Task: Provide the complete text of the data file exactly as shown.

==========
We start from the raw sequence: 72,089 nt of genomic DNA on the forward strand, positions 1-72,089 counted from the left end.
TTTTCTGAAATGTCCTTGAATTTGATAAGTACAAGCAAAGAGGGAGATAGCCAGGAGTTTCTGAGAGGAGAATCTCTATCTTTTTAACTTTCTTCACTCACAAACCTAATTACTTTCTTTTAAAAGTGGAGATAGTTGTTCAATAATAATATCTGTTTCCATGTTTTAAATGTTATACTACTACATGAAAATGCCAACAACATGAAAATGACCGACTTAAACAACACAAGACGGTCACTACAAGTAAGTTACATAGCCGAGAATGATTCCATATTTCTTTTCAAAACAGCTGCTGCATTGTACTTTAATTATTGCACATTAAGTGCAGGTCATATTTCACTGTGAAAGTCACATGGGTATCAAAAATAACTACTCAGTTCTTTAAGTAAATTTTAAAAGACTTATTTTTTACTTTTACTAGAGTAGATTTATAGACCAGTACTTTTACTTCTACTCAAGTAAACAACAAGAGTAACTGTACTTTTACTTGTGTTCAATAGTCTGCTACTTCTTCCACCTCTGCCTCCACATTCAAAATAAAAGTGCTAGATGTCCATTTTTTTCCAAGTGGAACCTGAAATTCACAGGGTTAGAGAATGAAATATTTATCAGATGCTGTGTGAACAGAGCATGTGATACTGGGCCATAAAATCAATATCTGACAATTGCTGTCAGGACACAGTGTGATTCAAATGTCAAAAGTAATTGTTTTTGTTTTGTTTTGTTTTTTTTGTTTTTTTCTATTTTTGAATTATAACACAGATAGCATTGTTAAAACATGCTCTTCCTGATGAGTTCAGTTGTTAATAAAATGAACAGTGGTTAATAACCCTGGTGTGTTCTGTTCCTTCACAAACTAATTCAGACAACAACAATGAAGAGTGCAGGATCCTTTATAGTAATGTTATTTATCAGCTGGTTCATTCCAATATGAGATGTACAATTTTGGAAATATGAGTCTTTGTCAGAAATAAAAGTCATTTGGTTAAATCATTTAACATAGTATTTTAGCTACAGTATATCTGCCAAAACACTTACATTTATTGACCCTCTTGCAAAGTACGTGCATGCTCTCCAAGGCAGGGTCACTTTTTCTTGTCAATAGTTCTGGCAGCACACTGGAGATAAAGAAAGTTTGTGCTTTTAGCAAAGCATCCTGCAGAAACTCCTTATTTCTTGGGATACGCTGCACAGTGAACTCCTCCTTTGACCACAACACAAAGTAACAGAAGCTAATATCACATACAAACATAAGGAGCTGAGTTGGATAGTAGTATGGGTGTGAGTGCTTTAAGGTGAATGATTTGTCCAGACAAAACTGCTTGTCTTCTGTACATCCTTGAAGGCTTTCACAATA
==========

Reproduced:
We start from the raw sequence: 72,089 nt of genomic DNA on the forward strand, positions 1-72,089 counted from the left end.
TTTTCTGAAATGTCCTTGAATTTGATAAGTACAAGCAAAGAGGGAGATAGCCAGGAGTTTCTGAGAGGAGAATCTCTATCTTTTTAACTTTCTTCACTCACAAACCTAATTACTTTCTTTTAAAAGTGGAGATAGTTGTTCAATAATAATATCTGTTTCCATGTTTTAAATGTTATACTACTACATGAAAATGCCAACAACATGAAAATGACCGACTTAAACAACACAAGACGGTCACTACAAGTAAGTTACATAGCCGAGAATGATTCCATATTTCTTTTCAAAACAGCTGCTGCATTGTACTTTAATTATTGCACATTAAGTGCAGGTCATATTTCACTGTGAAAGTCACATGGGTATCAAAAATAACTACTCAGTTCTTTAAGTAAATTTTAAAAGACTTATTTTTTACTTTTACTAGAGTAGATTTATAGACCAGTACTTTTACTTCTACTCAAGTAAACAACAAGAGTAACTGTACTTTTACTTGTGTTCAATAGTCTGCTACTTCTTCCACCTCTGCCTCCACATTCAAAATAAAAGTGCTAGATGTCCATTTTTTTCCAAGTGGAACCTGAAATTCACAGGGTTAGAGAATGAAATATTTATCAGATGCTGTGTGAACAGAGCATGTGATACTGGGCCATAAAATCAATATCTGACAATTGCTGTCAGGACACAGTGTGATTCAAATGTCAAAAGTAATTGTTTTTGTTTTGTTTTGTTTTTTTTGTTTTTTTCTATTTTTGAATTATAACACAGATAGCATTGTTAAAACATGCTCTTCCTGATGAGTTCAGTTGTTAATAAAATGAACAGTGGTTAATAACCCTGGTGTGTTCTGTTCCTTCACAAACTAATTCAGACAACAACAATGAAGAGTGCAGGATCCTTTATAGTAATGTTATTTATCAGCTGGTTCATTCCAATATGAGATGTACAATTTTGGAAATATGAGTCTTTGTCAGAAATAAAAGTCATTTGGTTAAATCATTTAACATAGTATTTTAGCTACAGTATATCTGCCAAAACACTTACATTTATTGACCCTCTTGCAAAGTACGTGCATGCTCTCCAAGGCAGGGTCACTTTTTCTTGTCAATAGTTCTGGCAGCACACTGGAGATAAAGAAAGTTTGTGCTTTTAGCAAAGCATCCTGCAGAAACTCCTTATTTCTTGGGATACGCTGCACAGTGAACTCCTCCTTTGACCACAACACAAAGTAACAGAAGCTAATATCACATACAAACATAAGGAGCTGAGTTGGATAGTAGTATGGGTGTGAGTGCTTTAAGGTGAATGATTTGTCCAGACAAAACTGCTTGTCTTCTGTACATCCTTGAAGGCTTTCACAATA